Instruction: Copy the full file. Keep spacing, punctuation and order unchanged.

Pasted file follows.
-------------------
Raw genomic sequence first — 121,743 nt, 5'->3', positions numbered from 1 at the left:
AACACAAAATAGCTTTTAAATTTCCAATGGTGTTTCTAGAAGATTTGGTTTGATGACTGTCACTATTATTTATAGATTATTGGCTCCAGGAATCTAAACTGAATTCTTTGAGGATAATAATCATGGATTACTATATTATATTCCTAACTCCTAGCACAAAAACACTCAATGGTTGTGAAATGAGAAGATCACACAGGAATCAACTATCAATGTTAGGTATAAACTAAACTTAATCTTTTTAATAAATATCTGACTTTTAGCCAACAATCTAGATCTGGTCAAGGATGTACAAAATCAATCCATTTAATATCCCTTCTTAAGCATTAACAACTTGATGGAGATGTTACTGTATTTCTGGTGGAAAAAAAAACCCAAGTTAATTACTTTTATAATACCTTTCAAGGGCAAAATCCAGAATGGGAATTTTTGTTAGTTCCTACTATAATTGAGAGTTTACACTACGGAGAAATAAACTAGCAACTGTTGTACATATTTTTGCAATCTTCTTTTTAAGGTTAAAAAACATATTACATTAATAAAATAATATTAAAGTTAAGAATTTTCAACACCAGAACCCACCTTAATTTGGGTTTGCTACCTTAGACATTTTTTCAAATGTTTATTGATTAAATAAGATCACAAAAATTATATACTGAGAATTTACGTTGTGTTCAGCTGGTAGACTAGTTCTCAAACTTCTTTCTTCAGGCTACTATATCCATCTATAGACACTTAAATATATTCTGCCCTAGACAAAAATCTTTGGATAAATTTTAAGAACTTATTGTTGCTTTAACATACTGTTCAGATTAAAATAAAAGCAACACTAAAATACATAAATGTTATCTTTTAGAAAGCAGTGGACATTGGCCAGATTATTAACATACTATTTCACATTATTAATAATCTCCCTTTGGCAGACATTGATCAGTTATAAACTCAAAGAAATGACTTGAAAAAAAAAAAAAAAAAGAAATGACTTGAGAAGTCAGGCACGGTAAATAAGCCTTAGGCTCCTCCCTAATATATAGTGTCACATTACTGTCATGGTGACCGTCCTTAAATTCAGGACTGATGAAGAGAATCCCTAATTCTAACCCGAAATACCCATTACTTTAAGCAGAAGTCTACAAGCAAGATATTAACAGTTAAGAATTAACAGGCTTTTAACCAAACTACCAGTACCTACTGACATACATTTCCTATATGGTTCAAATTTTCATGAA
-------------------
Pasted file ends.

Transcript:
Raw genomic sequence first — 121,743 nt, 5'->3', positions numbered from 1 at the left:
AACACAAAATAGCTTTTAAATTTCCAATGGTGTTTCTAGAAGATTTGGTTTGATGACTGTCACTATTATTTATAGATTATTGGCTCCAGGAATCTAAACTGAATTCTTTGAGGATAATAATCATGGATTACTATATTATATTCCTAACTCCTAGCACAAAAACACTCAATGGTTGTGAAATGAGAAGATCACACAGGAATCAACTATCAATGTTAGGTATAAACTAAACTTAATCTTTTTAATAAATATCTGACTTTTAGCCAACAATCTAGATCTGGTCAAGGATGTACAAAATCAATCCATTTAATATCCCTTCTTAAGCATTAACAACTTGATGGAGATGTTACTGTATTTCTGGTGGAAAAAAAAACCCAAGTTAATTACTTTTATAATACCTTTCAAGGGCAAAATCCAGAATGGGAATTTTTGTTAGTTCCTACTATAATTGAGAGTTTACACTACGGAGAAATAAACTAGCAACTGTTGTACATATTTTTGCAATCTTCTTTTTAAGGTTAAAAAACATATTACATTAATAAAATAATATTAAAGTTAAGAATTTTCAACACCAGAACCCACCTTAATTTGGGTTTGCTACCTTAGACATTTTTTCAAATGTTTATTGATTAAATAAGATCACAAAAATTATATACTGAGAATTTACGTTGTGTTCAGCTGGTAGACTAGTTCTCAAACTTCTTTCTTCAGGCTACTATATCCATCTATAGACACTTAAATATATTCTGCCCTAGACAAAAATCTTTGGATAAATTTTAAGAACTTATTGTTGCTTTAACATACTGTTCAGATTAAAATAAAAGCAACACTAAAATACATAAATGTTATCTTTTAGAAAGCAGTGGACATTGGCCAGATTATTAACATACTATTTCACATTATTAATAATCTCCCTTTGGCAGACATTGATCAGTTATAAACTCAAAGAAATGACTTGAAAAAAAAAAAAAAAAAGAAATGACTTGAGAAGTCAGGCACGGTAAATAAGCCTTAGGCTCCTCCCTAATATATAGTGTCACATTACTGTCATGGTGACCGTCCTTAAATTCAGGACTGATGAAGAGAATCCCTAATTCTAACCCGAAATACCCATTACTTTAAGCAGAAGTCTACAAGCAAGATATTAACAGTTAAGAATTAACAGGCTTTTAACCAAACTACCAGTACCTACTGACATACATTTCCTATATGGTTCAAATTTTCATGAA